In this session, organised by the Staff Race Equality Network, we will explore what allyship and anti-racism are, why they're important and the principles that underline acts of solidarity. We will explore barriers to allyship to start overcoming them and understanding our anti-racist and anti-oppression capabilities.
The session is facilitated by Lou Chiu (she/her), a Culture and Relationships Coach and Consultant specialising in supporting aspiring allies. This interactive session will include different ways to engage all types of brains and learning styles.
Wednesday 9 November, 5 to 6pm, online
Sheffield Insights, our series of talks featuring successful alumni, welcomes Dr Gina Awoko Higginbottom MBE. A Health and Related Research PhD graduate, Gina will talk about her prestigious and fascinating career in health, nursing and academia.
Gina is currently Emeritus Professor of Ethnicity and Health at the University of Nottingham and is a Visiting Professor to the University of Sheffield and Sheffield Hallam.
Gina was born and raised in Pitsmoor, Sheffield, the child of immigrants. She left school at age 15 with no qualifications. She eventually qualified as a nurse, midwife and health visitor leading to a 22 year career in nursing.
Faculty of Arts and Humanities events
The faculty is organising a range of events, open to the staff, students and the public, exploring topics related to Black history and culture throughout October.
The faculty’s dedicated Black History Month web page also contains useful links to the important research taking place at the faculty that has contributed to the greater societal understanding of Black history and culture in the UK and globally, and information on how our community can collaborate to better understand race equality.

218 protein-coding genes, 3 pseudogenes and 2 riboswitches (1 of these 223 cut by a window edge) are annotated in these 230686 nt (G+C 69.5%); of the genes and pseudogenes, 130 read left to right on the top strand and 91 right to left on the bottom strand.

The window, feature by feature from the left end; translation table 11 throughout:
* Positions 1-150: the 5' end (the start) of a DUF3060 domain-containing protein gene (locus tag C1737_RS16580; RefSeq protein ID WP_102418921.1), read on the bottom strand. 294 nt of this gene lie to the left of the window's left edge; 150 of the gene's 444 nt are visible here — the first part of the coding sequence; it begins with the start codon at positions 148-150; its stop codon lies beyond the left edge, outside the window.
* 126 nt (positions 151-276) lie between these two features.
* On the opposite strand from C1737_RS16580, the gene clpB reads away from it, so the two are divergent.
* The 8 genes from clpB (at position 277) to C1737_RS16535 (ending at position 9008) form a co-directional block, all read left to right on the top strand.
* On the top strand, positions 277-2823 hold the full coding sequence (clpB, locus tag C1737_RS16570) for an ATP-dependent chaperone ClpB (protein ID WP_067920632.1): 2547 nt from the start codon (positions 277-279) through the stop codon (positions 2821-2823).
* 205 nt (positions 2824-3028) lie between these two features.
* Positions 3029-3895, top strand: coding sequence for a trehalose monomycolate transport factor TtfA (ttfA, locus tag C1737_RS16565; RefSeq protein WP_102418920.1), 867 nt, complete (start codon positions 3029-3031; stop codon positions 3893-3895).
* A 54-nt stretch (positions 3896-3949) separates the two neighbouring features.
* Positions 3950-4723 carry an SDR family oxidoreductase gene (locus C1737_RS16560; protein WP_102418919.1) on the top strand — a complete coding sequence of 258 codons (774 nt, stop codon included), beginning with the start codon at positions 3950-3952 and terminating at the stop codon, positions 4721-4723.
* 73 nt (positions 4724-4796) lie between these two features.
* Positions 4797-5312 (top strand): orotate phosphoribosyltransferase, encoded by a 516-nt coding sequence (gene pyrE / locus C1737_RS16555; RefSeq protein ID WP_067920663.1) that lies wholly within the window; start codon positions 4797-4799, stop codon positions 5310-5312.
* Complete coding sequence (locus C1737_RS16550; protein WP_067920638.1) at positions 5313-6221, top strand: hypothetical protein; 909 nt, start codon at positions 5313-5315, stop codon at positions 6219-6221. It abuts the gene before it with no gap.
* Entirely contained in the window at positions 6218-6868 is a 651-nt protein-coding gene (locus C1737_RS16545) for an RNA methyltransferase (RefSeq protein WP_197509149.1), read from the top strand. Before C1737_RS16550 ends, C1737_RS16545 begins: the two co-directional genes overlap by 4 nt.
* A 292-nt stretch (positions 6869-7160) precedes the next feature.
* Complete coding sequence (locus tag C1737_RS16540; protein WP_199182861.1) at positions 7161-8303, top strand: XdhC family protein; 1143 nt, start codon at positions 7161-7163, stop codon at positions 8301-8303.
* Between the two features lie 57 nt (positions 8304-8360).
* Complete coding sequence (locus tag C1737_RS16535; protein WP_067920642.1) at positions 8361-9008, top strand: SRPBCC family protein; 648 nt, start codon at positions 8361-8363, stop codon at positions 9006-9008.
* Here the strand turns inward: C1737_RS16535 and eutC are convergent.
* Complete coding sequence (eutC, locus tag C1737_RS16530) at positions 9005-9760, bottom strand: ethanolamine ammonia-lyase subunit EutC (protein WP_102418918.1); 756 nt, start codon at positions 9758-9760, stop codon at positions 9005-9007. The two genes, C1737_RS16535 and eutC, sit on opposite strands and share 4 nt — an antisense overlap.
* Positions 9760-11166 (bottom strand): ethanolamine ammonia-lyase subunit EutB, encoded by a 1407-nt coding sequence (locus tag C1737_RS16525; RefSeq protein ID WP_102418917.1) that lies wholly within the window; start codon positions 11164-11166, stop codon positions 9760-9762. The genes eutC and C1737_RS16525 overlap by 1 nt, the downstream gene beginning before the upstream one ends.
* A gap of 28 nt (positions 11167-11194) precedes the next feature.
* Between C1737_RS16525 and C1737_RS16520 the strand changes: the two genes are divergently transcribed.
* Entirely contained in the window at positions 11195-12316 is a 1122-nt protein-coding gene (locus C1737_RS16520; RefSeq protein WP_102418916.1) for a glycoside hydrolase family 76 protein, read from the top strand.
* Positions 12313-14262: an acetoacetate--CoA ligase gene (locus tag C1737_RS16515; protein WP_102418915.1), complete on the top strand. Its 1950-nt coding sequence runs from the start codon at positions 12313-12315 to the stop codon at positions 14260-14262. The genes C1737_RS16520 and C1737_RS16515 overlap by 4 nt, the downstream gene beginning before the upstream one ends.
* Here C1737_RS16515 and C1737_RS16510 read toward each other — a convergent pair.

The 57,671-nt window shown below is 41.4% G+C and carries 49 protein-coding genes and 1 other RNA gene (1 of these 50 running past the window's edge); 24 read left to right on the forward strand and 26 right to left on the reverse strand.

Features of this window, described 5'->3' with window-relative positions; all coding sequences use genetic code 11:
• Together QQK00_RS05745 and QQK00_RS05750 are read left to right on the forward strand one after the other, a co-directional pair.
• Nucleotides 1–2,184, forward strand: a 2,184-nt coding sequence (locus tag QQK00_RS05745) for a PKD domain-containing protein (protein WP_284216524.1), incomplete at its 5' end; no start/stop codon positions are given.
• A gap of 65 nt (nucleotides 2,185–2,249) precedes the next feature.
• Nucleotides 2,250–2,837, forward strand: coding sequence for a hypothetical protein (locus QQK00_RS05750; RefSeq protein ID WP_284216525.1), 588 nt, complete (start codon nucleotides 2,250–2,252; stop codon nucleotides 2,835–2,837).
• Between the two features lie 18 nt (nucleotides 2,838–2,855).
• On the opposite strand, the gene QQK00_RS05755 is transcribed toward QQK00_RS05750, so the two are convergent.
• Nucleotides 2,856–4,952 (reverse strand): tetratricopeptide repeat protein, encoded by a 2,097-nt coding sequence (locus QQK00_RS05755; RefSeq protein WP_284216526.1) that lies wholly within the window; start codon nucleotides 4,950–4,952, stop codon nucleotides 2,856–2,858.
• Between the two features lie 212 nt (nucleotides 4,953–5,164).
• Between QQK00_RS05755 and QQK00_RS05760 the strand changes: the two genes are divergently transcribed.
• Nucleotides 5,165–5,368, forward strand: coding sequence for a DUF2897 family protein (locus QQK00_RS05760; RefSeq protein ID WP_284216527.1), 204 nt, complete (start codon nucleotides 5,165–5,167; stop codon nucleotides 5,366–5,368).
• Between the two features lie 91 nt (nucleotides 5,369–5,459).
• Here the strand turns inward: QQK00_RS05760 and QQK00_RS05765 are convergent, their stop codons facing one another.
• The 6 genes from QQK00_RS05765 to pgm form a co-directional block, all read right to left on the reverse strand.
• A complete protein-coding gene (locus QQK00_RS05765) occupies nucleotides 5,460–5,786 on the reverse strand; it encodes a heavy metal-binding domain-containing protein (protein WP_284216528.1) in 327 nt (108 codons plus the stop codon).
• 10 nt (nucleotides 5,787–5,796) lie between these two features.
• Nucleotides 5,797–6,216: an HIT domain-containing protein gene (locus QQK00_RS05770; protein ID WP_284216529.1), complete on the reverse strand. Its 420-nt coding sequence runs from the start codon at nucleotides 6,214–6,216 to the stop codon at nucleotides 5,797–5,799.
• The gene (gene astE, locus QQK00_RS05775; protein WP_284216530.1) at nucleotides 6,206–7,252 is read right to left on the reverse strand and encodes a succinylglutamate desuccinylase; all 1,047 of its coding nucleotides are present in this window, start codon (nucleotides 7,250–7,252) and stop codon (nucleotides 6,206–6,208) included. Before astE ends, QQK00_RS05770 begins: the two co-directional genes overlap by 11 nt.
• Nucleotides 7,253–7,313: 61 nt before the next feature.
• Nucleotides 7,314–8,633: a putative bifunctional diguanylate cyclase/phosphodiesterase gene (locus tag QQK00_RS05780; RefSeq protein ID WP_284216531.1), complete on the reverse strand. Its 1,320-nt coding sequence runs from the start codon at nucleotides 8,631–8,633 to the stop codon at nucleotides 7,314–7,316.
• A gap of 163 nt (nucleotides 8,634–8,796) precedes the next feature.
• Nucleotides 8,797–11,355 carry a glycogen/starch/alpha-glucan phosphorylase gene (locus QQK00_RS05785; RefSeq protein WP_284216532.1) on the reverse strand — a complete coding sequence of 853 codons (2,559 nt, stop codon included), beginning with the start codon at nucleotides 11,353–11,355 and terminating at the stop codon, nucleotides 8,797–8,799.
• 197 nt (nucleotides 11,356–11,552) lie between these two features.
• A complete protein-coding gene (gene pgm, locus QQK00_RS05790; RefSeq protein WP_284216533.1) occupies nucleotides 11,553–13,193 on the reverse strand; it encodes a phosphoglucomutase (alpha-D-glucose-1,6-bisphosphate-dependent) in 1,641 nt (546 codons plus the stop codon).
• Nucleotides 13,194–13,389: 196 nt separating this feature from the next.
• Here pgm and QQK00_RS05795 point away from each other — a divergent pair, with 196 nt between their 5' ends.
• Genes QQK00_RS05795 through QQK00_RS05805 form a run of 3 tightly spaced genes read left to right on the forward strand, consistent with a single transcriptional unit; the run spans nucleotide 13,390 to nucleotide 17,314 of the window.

Information Commons exhibition
The Information Commons is hosting a display of digital artwork, photography, poetry and prose that will be submitted by students who identify with Black History Month through lived experience.
The Library will also curate a physical collection of texts on Level 1 of the Information Commons which will reflect the titles of their #ReadingforDiversity online reading list.
Black History Month Carnival
Friday 28 October, Students’ Union
Join the carnival to celebrate Black History Month with food vendors, cultural performances, live music, and market stalls from local, Black-owned businesses.
No need to book, just come along to the Student’s Union on the day.
The following list offers a selection of some of the Off the Shelf festival events. To see the full festival event programme, please visit the Off the Shelf website.
What Are You Doing Here? Baroness Floella Benjamin
Sunday 30 October, 11am, Crucible Theatre
Baroness Floella Benjamin is a Trinidadian-British actress with a long and amazing career in entertainment, which has involved pantomime, television documentaries and singing with orchestras all over the world. She received a BAFTA Special Lifetime Achievement Award, a Damehood and became a Peer in the House of Lords.